Objection to the Removal of the Assizes from Ballinrobe, Co Mayo - 1820

At the Police Court, Ballinrobe. Magisterial Examination of Rioters on a charge of threatening Captain Boycott. Interior of upper floor of Market House
The Graphic Newspaper, London,Dec. 1880

In a letter from Lord Tyrawly, to William H Gregory, Under Secretary of Ireland, Dublin Castle, he expresses a strong objection to the removal of the assizes from  Ballinrobe to Castlebar, ‘a Tale of woe that harrows up my Soul’.

A letter was enclosed from Courtney Kenny, Ballinrobe, County Mayo, to Charles Knox, Castle Lackin, County Mayo, reflecting on reported alteration of assizes venue, with observation ‘such a step would be fatal to the Town and a serious draw back both upon the Consequence and value of Lord Tyrawly’s Property’; also enclosed was another letter from George Melvin, Dublin, to Tyrawly, indicating that the next assizes has been ‘posted’ for Castlebar, the reasons given being a need for accommodation for the judges and inadequate jail facilities to hold prisoners at Ballinrobe.

Ref: NAI Reference – CSO/RP/1820/1231

Michael O’Connor give us the details of the County Mayo Assizes – Late 18th & 19th Cs.

The Assizes in Mayo typically took place in late March & late July.

The Assizes commenced when the judges (usually two in number) arrived in town. The Assizes dealt with the fiscal, civil and criminal (serious crimes only) business of the county.

Following the conclusion of the fiscal business (basically matters to do with the running of the county), the judges turned their attention to the trial of criminal and civil cases. The judges worked in parallel but the civil cases tended to take less time and when they concluded both judges would concentrate on the criminal cases.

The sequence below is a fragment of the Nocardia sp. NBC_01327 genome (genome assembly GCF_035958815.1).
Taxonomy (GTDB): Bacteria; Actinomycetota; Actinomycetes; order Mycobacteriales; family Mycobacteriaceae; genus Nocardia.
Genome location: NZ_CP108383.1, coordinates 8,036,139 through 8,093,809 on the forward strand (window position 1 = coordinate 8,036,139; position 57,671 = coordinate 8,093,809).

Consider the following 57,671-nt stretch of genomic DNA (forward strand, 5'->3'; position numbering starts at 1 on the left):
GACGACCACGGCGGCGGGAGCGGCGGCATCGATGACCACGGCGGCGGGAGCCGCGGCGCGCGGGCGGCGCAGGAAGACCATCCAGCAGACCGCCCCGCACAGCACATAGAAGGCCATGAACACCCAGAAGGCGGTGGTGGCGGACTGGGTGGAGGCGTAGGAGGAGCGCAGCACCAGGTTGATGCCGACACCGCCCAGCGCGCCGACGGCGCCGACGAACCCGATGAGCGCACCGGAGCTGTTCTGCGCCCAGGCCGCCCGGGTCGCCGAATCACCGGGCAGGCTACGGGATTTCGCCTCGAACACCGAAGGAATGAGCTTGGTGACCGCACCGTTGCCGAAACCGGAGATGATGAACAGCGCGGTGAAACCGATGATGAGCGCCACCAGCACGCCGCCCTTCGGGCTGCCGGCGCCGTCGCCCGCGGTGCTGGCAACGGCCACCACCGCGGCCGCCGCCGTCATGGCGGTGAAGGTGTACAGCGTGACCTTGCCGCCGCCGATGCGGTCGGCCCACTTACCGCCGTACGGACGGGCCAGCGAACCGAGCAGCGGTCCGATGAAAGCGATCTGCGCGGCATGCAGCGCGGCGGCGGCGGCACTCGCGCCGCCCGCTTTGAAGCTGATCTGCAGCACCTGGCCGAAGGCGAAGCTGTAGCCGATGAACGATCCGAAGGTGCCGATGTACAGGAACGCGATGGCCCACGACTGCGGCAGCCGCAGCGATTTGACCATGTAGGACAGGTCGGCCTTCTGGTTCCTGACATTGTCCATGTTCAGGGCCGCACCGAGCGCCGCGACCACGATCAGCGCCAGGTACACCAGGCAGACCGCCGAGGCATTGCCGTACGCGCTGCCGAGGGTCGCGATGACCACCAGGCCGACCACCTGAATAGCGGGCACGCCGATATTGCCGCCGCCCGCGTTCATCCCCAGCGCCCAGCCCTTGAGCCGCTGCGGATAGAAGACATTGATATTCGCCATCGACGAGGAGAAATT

Trials usually took 3/4 days and sentencing was also concluded before the judges left town. It was not unusual to have up on 70 or 80 cases tried. On occasion, there were up to 50 capital crimes tried.

The judges came and went under military or police escort. If there was a possibility of death sentences then a hangman would usually follow them into town. Assizes were very formal affairs bound up in tradition, custom and ritual. Where there were no death sentences, the Assizes was labelled a maiden one and the judges received white gloves from the county. If it was not a maiden Assizes, the judges donned a black cap as they pronounced death sentences.

In the late 18th c and for much of the 19th c., the Assizes alternated between a Castlebar and Ballinrobe. As the numbers tried grew, use of Ballinrobe was questioned due to its poor gaol facilities and lack of suitable accommodation for the judiciary. Less serious crimes were tried at petty sessions and quarter sessions around the county.

By Michael O’Connor – https://www.facebook.com/michael.oconnor.5621

No Comments

Start the ball rolling by posting a comment on this page!

Add a comment about this page

Your email address will not be published. Required fields are marked *